family office structure

A Simple guide to family office structure

Updated on September 19, 2023

Illustration: Adrián A. Astorgano

Table of Contents

Family office structures have evolved significantly over the past few decades, becoming far more sophisticated and efficient. Changes in organisational, legal and governance structures reflect the ambition of modern families to manage their own destiny and thrive into the future, despite complex regulatory environments and emerging risks.

Family offices have come a long way

Family offices can be traced back to the industrial revolution when many successful entrepreneurial merchant families created informal structures to manage and support investments into new business opportunities. Historically, these structures always emerged subsequent to significant wealth being generated by a successful family business. Over the last four decades, family office structures have evolved significantly in response to changes in the regulatory and tax landscape as well as the increasing need for improved risk management and faster decision-making in a new world of business where wealth can be created and lost in a much shorter space of time. Sophistication, efficiency, sustainability and performance have become key drivers of the changing face of family offices around the globe. Establishing a family office with the appropriate organisational, legal and governance structure has become essential to achieving these goals.

The evolution of family office structures

Some commonalities still exist between modern family offices and those of the Industrial Revolution, the most important being the connection to an operating family business. More than half of current families who have a family office also manage one or more operating businesses and many of these modern family offices started in a similar informal fashion to those of the past.

Trust structure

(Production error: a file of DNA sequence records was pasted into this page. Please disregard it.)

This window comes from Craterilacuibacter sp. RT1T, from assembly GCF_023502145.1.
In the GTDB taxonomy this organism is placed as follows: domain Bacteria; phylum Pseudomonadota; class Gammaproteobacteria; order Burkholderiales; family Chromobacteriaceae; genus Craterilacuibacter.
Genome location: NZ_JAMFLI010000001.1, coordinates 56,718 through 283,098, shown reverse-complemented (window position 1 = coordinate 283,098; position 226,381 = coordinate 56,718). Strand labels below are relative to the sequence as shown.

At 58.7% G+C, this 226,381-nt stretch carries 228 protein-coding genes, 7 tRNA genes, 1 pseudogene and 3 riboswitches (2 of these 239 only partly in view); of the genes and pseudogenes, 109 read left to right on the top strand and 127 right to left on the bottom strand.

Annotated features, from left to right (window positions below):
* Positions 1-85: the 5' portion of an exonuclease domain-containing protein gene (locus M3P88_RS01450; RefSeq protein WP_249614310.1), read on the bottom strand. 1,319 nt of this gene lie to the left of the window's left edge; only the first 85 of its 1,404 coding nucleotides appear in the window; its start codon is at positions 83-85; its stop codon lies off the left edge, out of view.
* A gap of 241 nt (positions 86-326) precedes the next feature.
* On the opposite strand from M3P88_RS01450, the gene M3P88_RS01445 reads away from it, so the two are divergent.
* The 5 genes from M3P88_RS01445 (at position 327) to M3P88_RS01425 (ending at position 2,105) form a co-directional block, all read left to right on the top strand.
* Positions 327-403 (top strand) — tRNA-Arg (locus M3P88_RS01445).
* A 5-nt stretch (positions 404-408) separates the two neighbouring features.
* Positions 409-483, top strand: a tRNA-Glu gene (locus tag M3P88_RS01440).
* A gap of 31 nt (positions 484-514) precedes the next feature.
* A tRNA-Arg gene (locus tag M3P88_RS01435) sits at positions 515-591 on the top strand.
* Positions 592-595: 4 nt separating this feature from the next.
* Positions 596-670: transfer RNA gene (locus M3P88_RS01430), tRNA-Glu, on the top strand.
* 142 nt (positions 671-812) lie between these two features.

Up until the early twentieth century, trusts were very popular as a vehicle to acquire and hold assets on behalf of the family. Wealth preservation and asset protection were the key drivers of this trend, however, this approach did not provide enough control to the family itself due to trustees having far too much authority over decision-making. The growing importance of autonomy, privacy and purpose to modern wealthy families has rendered the traditional trust structure rather obsolete.

Embedded family office structure

As in the past, many family offices of the modern era were initially started informally using existing resources within the family and family business to carry out various administrative, accounting and wealth management functions. Essentially the ‘family office’ structure becomes embedded in the family operating business. There is no separate legal or organisational structure in this instance which generally becomes a significant challenge as family wealth increases and family demands become more complex and nuanced. Not only does it become too difficult for resources to be adequately split between the needs of the operating business and the family but compliance and governance issues generally pose an even greater problem. Breaches of contract, breaches of fiduciary duty, conflicts of interest and tax reporting violations are common concerns that arise from this approach. Additionally, this structure does not allow for deductions of expenses related to investments, tax planning, estate planning and asset protection.